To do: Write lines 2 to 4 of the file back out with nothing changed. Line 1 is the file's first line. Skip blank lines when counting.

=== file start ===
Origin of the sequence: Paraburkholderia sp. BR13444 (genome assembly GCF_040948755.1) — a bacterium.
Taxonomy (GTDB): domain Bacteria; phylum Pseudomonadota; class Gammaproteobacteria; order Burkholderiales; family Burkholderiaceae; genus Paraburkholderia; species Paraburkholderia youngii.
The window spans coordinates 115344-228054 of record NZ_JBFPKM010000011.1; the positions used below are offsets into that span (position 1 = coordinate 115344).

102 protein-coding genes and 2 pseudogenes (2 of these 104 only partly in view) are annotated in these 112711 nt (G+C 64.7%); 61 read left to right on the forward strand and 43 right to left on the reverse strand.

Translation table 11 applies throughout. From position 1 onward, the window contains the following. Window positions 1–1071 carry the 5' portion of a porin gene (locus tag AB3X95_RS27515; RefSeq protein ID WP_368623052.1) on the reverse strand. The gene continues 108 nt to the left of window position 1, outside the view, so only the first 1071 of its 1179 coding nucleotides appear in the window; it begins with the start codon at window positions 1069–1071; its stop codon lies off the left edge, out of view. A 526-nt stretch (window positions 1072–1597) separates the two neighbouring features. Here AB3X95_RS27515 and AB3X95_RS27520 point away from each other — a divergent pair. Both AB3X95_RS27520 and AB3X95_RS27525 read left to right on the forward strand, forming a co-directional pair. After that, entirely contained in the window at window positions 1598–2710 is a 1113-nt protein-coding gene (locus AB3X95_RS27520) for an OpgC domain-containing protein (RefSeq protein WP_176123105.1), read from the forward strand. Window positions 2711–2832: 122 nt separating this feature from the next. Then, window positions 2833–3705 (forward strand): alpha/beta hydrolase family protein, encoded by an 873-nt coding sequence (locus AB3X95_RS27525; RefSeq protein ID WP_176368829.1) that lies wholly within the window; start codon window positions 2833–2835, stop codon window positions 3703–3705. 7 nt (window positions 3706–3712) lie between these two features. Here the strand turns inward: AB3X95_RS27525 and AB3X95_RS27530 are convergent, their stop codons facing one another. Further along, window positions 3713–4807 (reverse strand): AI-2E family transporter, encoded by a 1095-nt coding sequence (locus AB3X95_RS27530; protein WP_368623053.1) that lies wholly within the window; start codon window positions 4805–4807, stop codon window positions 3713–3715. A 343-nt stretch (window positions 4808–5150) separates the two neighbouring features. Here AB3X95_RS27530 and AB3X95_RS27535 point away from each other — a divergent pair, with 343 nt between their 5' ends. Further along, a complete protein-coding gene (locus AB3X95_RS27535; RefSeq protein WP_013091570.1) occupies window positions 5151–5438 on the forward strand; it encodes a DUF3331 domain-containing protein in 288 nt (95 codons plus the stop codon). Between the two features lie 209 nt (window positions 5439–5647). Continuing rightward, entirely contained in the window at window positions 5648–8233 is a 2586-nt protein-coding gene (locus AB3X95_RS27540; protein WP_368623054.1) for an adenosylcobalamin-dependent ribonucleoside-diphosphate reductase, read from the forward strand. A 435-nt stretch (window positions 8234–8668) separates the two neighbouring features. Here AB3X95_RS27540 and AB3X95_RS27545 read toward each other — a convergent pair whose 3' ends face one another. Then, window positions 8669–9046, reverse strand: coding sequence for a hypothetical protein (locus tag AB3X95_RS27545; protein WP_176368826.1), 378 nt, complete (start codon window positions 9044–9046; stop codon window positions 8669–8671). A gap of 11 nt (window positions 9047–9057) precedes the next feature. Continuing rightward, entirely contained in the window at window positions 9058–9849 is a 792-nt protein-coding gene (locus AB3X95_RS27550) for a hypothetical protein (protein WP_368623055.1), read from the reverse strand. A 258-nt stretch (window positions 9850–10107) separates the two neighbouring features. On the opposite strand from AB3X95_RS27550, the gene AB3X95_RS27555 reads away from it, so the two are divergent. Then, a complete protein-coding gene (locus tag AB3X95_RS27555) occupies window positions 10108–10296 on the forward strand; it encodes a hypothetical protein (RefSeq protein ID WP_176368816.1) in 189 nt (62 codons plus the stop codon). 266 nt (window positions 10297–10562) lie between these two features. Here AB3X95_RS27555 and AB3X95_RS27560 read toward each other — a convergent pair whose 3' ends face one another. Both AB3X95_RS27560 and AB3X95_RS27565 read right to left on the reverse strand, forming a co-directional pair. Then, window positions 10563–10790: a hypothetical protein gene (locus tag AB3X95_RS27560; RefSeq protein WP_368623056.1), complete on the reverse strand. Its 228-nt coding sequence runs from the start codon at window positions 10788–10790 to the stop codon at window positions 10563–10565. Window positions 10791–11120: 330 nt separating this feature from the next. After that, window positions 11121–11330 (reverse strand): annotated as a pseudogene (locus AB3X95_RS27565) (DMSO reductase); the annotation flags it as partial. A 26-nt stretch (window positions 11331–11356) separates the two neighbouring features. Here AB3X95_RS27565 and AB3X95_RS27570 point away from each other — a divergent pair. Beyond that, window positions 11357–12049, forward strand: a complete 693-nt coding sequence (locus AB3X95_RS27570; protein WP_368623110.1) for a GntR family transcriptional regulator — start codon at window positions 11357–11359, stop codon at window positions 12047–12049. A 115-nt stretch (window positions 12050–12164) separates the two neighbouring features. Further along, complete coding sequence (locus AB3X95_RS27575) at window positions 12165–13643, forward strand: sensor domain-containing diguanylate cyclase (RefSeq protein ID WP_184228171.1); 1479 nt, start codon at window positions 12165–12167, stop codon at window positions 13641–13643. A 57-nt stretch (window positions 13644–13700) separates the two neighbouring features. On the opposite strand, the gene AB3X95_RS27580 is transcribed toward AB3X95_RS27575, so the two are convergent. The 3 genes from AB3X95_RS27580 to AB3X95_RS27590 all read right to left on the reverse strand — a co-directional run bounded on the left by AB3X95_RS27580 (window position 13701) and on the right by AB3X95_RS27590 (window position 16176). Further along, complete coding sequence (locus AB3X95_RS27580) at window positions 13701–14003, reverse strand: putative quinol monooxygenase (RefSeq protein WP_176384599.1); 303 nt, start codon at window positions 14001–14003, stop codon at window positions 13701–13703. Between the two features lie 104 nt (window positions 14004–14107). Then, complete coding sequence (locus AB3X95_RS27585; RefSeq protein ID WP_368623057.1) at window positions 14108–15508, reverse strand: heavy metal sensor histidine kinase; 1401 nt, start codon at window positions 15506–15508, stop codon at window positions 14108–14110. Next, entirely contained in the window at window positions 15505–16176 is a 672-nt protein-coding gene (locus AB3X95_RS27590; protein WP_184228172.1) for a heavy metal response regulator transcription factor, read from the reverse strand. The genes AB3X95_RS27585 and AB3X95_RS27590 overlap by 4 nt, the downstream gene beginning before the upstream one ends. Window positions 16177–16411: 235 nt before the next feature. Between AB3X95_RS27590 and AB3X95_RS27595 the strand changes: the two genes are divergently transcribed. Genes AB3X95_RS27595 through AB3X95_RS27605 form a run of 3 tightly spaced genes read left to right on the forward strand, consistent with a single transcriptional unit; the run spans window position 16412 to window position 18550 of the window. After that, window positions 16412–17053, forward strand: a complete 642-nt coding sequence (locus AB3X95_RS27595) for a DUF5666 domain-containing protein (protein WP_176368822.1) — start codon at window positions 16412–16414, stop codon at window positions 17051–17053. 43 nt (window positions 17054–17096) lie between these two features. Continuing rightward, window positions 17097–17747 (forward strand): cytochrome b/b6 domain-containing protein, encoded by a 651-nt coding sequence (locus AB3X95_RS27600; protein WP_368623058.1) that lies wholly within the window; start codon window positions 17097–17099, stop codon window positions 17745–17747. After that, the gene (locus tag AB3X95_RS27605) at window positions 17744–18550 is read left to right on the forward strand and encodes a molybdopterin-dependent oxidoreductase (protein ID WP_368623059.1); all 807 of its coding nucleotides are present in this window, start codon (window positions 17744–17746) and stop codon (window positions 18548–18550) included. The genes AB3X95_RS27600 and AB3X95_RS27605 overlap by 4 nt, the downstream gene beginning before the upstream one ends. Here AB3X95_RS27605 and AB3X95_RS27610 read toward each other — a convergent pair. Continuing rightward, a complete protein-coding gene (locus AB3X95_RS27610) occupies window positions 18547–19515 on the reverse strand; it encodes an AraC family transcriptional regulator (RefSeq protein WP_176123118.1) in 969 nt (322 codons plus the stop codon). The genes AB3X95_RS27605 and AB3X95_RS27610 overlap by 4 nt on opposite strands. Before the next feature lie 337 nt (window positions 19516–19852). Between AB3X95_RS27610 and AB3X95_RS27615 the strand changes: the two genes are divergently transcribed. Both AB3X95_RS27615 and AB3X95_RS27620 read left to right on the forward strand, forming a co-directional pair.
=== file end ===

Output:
Taxonomy (GTDB): domain Bacteria; phylum Pseudomonadota; class Gammaproteobacteria; order Burkholderiales; family Burkholderiaceae; genus Paraburkholderia; species Paraburkholderia youngii.
The window spans coordinates 115344-228054 of record NZ_JBFPKM010000011.1; the positions used below are offsets into that span (position 1 = coordinate 115344).

102 protein-coding genes and 2 pseudogenes (2 of these 104 only partly in view) are annotated in these 112711 nt (G+C 64.7%); 61 read left to right on the forward strand and 43 right to left on the reverse strand.